Phuket medical tourism threatened by taxi thuggery

PHUKET: One of Phuket’s leading hospitals has complained that ‘taxi mafia’ are preventing its drivers from picking up patients staying at certain resort hotels.

The complaint was one of many aired at a meeting at Phuket Provincial Hall on the topic of tourists being cheated in Phuket. The meeting was chaired by new Phuket Vice Governor Sommai Prijasilpa.

Pareeya Jullaphong, director of business development at Bangkok Hospital Phuket in Phuket Town, told the meeting that ‘taxi mafia’ has prevented hospital vehicles from picking up patients for about one year now.

“Sometimes we have to pick up patients from hotels as part of our service agreement. We have to hire other vans or limousines to pick up our patients, because we do not use ambulances to pick up customers who are not emergency cases. When we go to pick them up from the hotels, local taxi drivers surround our vehicles, scaring our customers,” she explained.

“Fortunately none of our workers has been attacked yet,” she added.

In order to avoid blockades, patients have to walk a long way with their belongings, she said.

To alleviate the problem, the hospital advises its agents to tell patients not to stay in hotels the hospital drivers have issues with.

“We don’t do this to hurt the hotels, but rather to avoid influential people in those locales,” she said.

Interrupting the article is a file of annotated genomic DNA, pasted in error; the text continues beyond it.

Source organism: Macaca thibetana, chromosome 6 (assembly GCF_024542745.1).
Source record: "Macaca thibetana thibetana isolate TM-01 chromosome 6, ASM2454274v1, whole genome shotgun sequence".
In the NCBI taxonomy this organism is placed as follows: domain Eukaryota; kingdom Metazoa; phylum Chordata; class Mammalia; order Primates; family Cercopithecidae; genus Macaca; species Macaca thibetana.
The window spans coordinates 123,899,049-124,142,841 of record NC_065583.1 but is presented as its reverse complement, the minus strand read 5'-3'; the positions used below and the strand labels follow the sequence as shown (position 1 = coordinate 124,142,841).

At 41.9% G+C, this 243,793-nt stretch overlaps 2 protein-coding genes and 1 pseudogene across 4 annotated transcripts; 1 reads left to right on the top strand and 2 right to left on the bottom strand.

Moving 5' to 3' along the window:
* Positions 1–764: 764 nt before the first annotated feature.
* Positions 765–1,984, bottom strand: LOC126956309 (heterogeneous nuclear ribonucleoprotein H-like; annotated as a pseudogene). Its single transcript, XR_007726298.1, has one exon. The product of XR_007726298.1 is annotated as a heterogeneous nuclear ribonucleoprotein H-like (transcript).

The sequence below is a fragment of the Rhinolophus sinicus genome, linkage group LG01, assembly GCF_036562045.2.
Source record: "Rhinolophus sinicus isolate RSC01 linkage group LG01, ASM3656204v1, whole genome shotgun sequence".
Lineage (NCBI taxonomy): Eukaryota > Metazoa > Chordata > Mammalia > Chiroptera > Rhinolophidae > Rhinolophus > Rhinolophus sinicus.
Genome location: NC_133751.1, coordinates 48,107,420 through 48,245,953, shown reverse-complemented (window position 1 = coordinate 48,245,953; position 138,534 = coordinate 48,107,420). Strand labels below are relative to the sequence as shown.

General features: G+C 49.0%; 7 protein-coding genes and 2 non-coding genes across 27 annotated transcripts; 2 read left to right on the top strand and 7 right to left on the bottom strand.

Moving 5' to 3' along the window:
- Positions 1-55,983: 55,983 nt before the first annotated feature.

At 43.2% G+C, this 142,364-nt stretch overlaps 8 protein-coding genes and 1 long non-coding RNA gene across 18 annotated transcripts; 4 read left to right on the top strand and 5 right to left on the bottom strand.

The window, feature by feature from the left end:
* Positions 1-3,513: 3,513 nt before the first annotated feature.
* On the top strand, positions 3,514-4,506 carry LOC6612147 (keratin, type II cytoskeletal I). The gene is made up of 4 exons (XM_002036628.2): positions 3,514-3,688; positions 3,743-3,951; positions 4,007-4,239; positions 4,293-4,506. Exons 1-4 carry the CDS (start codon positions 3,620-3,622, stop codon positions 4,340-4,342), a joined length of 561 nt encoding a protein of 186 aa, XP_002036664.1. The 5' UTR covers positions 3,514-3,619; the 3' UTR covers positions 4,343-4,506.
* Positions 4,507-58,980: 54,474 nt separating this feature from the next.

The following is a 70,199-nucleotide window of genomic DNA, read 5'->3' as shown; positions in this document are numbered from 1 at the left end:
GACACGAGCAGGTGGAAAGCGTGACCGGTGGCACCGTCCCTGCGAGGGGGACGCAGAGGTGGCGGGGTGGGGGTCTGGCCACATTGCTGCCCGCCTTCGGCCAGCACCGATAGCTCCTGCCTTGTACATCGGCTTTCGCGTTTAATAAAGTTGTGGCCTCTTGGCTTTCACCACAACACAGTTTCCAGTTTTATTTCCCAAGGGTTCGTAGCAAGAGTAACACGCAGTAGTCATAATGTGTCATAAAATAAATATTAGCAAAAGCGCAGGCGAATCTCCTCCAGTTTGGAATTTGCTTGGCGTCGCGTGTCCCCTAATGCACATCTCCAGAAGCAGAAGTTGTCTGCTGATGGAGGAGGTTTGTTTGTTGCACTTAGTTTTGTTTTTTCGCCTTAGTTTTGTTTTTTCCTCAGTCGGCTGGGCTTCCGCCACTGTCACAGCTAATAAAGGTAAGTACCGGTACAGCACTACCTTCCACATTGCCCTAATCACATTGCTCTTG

Bangkok Hospital Phuket was not the only medical facility affected.

Peter Davidson, assistant manager of international services at Phuket International Hospital, said his drivers had encountered similar problems, even when using clearly-marked hospital vehicles.

“We’ve had problems in the past, but we try to manage them on a case-by-case basis and have not blacklisted any hotels,” he said.

There were no such cases when ambulances were involved, he said.

Such incidents occurred with drivers from a wide range of tourism-related businesses, not just international hospitals. The two hospitals are key components in the Phuket inbound market, combining for 20,000 room nights annually, he said.

Phuket’s third private hospital, Mission Hospital Phuket, had no such cases to report. Mission Phuket CEO Atikom Sriratanaprapat said the vast majority of patients arrive on their own or by ambulance.

Despite being popular among expat residents, the hospital does not market its services internationally in the same way as Phuket International and Bangkok Hospital Phuket, he explained.

It was founded in Phuket 72 years ago as a non-profit organization to help the local community, he said.

— Chutharat Plerin & Stephen Fein

Phuket News

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